Editor’s Viewpoint: The Northern Ireland Woman Chosen to Model a Dress Made in Honour of Cecil the Lion
“Activists should be proud of this tribute to Cecil the lion. The killing of Cecil the lion by an American trophy hunter in Zimbabwe led to an outcry from conservationists and new laws in the US making it harder for its citizens to commit such acts in future. But an animal rights activist from Northern Ireland and a London fashion designer teamed up to pay their own special tribute to Cecil. Mary Martin created a dress with a distinctive collar mimicking a lion’s mane, and Janice Porter, who runs an animal sanctuary near Omagh, was chosen to model it for a charity event in Northern Ireland. It was a unique way to remember a king of beasts while raising much needed funds for animal welfare.” Belfast Telegraph
Twilight. The seeping of day into night. Flux made manifest. A liminal state, a period of transformation, optical and psychological. As light fades, our eyes play tricks on us, inventing horizons, altering distances, shrouding landmarks. We become more obscure to ourselves as well. Soon we are diner, dancer, lover. But in this moment, the night is not so much young as hardly begun.
There’s palpable tension in this transition between our day and night selves. In Laughter in the Dark, Vladimir Nabokov’s doomed character Albinus experiences it on a visit to his mistress. “Lights were being put on, and their soft orange glow looked very lovely in the pale dusk. The sky was still quite blue, with a single salmon coloured cloud in the distance, and all this unsteady balance between light and dusk made Albinus feel giddy.”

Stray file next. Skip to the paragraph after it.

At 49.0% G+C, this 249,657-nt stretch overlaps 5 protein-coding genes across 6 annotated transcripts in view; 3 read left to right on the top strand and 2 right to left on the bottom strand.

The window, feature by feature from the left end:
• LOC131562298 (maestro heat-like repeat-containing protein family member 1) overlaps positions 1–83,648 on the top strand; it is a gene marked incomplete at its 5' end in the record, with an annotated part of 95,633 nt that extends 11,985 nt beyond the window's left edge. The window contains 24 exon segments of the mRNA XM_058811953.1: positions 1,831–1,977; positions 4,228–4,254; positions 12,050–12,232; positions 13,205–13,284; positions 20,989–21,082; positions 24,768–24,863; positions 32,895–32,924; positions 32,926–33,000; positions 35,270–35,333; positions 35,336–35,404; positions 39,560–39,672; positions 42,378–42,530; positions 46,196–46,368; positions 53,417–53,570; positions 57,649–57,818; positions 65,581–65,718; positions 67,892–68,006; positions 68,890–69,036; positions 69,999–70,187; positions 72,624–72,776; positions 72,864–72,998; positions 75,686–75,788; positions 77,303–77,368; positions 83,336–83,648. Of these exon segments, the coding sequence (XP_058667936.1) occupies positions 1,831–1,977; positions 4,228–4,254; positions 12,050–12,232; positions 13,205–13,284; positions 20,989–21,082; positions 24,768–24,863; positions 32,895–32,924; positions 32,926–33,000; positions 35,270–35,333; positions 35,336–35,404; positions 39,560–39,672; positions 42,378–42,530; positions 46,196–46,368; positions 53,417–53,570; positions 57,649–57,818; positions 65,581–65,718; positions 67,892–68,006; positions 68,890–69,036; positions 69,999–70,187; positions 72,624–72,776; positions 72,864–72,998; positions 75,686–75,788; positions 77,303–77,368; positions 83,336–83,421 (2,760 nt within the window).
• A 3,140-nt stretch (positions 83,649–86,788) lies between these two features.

For lost souls, the magic hour passes unobserved, pre empted by the explicit reds of sunset; or its nuances eclipsed by the acid glow of streetlights. F Scott Fitzgerald beautifully captures the melancholy of fading day in The Great Gatsby when his narrator Nick Carraway observes, “At the enchanted metropolitan twilight I felt a haunting loneliness sometimes, and felt it in others – poor young clerks who loitered in front of windows waiting until it was time for a solitary restaurant dinner – young clerks in the dusk, wasting the most poignant moments of night and life.”
Twilight. The time when the power of reason wanes and fantasy weaves its own tales. Full of frisson, danger, desire. Moral and social strictures loosen as the first stars appear. Under the diffusion of mauve light there is heightened sensitivity to the promise of life; anything is possible in this magic hour. Grasp it, for the intensity is almost tangible; feel it, before going forth into the night, both derivative and original, living in the present yet loving the past.